The patients’ poor self-assessments of their reprotoxic exposures during the occupational consultation could also be related to another important factor that was assessed in previous studies: patients may avoid talking about personal health problems at work even if the occupational physician could improve them, because the patients are 1) ignorant of the role and skills of occupational physicians; 2) doubtful of the occupational physician’s competence; and 3) uncertain about the occupational physician’s independence from their employer and do not want to have their intimate health matters revealed to the company .
In our study, 6 out of 49 patients reported having received information during a medical consultation, likely from a specialist other than their occupational physician. In our population, we can estimate that at least 10 % (5/49) of the patients did not have any link to occupational medicine because they were not salaried workers (1 secondary school teacher, 1 student, 1 dentist and 2 unemployed patients). We suggest that general practitioners should be in a position to inform such patients. Although many studies show that professional collaboration between occupational physicians and general practitioners is difficult [18, 19], other studies also show that there are no significant factors that encourage patients to choose between their general practitioner or their occupational physician regarding health matters at work .
Impact of the reprotoxic exposure analysis on patients
In their responses to the first questionnaire of the survey, a majority of the patients declared being willing to change their individual (92 %) and professional (63 %) behaviors regarding reprotoxic exposures; only 8 % of the patients would not make any changes. In their responses to the second questionnaire (2 months later), 38 % of the patients reported having changed their professional habits, and 46 % reported having changed their personal habits. These results could suggest 1) sufficient pre-existing use of preventive measures (10/49 patients declared in the first questionnaire that they had access to protection devices, and 9/49 reported that they used them all the time or frequently); 2) a pre-existing change in patients’ behaviors in response to their hope to achieve pregnancy without waiting for advice from the occupational physician; and 3) an unconscious resistance to behavior changes .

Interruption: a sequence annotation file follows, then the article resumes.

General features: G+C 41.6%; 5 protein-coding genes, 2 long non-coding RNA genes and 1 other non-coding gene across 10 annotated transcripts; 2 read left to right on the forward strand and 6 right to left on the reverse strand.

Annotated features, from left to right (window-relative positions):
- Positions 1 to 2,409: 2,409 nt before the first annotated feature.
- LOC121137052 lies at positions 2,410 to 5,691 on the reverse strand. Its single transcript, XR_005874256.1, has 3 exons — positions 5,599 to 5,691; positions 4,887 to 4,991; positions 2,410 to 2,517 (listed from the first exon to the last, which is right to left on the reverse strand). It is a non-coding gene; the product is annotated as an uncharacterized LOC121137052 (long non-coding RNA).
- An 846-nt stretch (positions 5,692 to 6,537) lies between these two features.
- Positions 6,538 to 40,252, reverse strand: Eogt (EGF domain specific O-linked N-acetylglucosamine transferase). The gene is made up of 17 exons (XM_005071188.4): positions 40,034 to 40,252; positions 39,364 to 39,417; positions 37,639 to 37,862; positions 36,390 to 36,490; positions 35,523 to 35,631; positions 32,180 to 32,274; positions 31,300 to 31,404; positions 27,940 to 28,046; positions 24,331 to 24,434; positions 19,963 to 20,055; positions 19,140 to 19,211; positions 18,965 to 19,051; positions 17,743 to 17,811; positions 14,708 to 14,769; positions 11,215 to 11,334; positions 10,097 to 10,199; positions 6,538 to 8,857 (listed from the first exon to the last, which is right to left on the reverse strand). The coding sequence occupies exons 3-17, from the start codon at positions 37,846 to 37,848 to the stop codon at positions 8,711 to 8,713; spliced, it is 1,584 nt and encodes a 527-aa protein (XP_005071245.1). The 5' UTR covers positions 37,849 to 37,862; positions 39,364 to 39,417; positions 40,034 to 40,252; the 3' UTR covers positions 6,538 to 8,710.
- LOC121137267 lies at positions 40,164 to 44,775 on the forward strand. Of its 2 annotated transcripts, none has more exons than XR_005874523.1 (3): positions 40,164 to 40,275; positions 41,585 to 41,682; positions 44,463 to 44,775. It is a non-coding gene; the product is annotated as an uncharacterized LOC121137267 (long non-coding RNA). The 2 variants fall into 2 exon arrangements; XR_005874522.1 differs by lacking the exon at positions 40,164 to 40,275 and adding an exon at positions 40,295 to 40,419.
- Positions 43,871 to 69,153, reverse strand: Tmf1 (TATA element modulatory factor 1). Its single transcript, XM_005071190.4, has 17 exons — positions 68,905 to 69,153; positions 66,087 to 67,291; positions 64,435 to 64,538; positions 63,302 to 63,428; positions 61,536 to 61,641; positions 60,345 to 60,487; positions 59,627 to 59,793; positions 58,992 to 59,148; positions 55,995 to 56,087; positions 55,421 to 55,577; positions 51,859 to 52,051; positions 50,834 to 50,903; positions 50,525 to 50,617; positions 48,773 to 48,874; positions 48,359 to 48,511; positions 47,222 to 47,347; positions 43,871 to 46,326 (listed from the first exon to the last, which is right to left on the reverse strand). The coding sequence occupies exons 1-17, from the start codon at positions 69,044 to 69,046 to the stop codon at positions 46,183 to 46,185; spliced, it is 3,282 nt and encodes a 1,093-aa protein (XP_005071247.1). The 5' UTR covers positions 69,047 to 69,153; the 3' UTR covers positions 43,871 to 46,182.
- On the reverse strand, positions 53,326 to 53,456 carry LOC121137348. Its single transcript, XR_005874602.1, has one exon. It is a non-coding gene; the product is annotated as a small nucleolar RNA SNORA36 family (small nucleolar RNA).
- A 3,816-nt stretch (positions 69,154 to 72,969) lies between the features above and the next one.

Indications and perspectives for reproductive health
The routine collaboration between reproductive and occupational medicine could improve the management of infertile men by allowing a better detection, characterization and eviction of reprotoxic exposures by using the specific skills of occupational physician in a separate interview. It could also increase the patient’s perception of the reprotoxic exposures he faces in his domestic and occupational environments, allowing a more active behavior to protect himself from these reprotoxicants. Moreover, occupational physicians are qualified to help employees and employers to insure a safer working environment, which could benefit to infertile patients but also to other young employees willing to conceive. We hypothesize that the setup of this collaboration at the beginning of the patient’s Assisted Reproductive Therapy path could improve the patient’s reproductive and general health, which is an important issue when building a family.
Limitations of our study are: a) the size of our population, which might not confer adequate statistical power; b) the rate of patients who did not want to participate to the second part of the satisfaction survey or were lost of follow-up (47 % of included patients), which may be due to the relatively long delay between the two questionnaires (two months); c) the exclusion of patients without a good command of the French language or who did not want to participate, which could alter the estimation of the general knowledge about reprotoxicants in the population of infertile men.